How to Empower Renters

Renters who care about neighborhood issues have avenues for creating change, but they need to be savy about getting their message across.
January 31, 2017, 2pm PST | Casey Brazeal | @northandclark
Share Tweet LinkedIn Email Comments
a katz

It's easy to feel invisible as a renter, argues Rachel Quednau in a piece for Strong Towns. "I rarely receive notices about neighborhood meetings and when I do, they have almost always already occurred by the time I get the letter. In short, I feel disregarded and ignored as a tenant," Quednau writes.

Because of these issues, renters generally are less represented in local government. "in every Seattle district council (a form of local government), no more than 40% of the councilors representing any district were renters, and for many of the councils, the amount of councilors who rent was less than 10%. This is in spite of the fact that the Seattle population is over 50% renters. Failing to represent renter can also mean cutting out the demographics that typically rent (young people, people of color, etc.)," Quednau reports.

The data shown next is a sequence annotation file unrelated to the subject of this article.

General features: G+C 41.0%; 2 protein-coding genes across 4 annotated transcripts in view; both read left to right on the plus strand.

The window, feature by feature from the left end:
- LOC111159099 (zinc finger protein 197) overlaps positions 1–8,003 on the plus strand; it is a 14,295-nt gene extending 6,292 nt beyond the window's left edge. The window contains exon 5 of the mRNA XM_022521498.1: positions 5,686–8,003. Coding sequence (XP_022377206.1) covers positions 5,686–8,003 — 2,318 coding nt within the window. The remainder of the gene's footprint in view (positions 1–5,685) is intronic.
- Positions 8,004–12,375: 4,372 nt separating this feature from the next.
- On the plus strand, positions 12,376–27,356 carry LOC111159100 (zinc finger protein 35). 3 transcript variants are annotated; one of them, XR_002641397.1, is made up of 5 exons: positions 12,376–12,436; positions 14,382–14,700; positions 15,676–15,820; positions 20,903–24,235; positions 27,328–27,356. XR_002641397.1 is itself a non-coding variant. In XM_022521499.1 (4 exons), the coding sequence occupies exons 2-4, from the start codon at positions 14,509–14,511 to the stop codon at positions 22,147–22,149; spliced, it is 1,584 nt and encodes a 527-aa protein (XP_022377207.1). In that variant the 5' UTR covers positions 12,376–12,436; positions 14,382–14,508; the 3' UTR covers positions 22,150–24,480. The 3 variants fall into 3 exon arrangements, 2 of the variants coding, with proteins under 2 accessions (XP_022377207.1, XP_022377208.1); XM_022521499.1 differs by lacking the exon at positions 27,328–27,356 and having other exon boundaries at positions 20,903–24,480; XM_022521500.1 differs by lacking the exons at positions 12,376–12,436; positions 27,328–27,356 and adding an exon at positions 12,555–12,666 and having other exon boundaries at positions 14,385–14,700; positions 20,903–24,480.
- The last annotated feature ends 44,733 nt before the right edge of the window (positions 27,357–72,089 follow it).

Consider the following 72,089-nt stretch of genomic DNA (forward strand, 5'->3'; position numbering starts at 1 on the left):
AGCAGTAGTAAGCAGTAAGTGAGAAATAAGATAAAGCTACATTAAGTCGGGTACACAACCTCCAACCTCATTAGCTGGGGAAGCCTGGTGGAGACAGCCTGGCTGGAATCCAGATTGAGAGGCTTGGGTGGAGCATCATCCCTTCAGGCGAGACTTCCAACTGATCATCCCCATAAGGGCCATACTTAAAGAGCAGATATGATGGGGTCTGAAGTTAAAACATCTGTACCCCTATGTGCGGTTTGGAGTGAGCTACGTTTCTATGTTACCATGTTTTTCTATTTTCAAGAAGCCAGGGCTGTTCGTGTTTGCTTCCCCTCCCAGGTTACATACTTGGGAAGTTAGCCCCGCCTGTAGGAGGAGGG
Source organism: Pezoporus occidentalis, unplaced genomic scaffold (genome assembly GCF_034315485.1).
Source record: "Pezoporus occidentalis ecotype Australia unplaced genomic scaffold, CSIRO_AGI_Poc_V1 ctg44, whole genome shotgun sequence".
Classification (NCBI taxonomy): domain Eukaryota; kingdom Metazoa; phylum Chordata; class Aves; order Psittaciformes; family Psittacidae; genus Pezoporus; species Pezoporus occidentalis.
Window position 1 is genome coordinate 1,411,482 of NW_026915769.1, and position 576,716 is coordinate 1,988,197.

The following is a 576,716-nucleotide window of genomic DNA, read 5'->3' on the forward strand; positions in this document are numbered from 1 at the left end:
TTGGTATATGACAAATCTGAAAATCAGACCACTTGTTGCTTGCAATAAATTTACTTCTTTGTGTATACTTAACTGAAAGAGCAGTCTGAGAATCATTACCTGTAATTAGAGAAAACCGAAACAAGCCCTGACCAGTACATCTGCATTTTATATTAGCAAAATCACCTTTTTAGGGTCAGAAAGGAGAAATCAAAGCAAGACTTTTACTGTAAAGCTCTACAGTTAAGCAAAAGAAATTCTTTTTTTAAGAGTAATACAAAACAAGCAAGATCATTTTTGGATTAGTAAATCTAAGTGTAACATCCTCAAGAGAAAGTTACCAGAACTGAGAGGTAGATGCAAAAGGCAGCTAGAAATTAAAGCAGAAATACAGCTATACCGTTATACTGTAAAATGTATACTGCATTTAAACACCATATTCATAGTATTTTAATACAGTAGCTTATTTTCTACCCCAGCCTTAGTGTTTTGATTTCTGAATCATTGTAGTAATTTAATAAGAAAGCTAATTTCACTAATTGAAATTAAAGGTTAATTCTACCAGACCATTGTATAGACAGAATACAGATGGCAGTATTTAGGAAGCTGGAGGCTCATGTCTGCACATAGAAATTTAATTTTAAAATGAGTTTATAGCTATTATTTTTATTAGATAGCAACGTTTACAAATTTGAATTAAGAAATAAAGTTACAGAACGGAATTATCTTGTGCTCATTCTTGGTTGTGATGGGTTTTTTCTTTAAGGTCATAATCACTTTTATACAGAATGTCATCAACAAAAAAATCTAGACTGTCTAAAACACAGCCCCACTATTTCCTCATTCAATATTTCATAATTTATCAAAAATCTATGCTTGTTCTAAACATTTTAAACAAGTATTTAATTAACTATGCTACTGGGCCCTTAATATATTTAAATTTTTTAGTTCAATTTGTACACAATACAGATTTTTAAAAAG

All of this is not to say it's impossible to make your voice heard, and Quednau offers some suggestions from her own experience and advice shared by community activists. Her main tips are these, with more detail in the article:

  1. Get to know your neighbors.
  2. Find out when neighborhood meetings are and show up.
  3. Work through your landlord.
Full Story:
Published on Wednesday, January 11, 2017 in Strong Towns
Share Tweet LinkedIn Email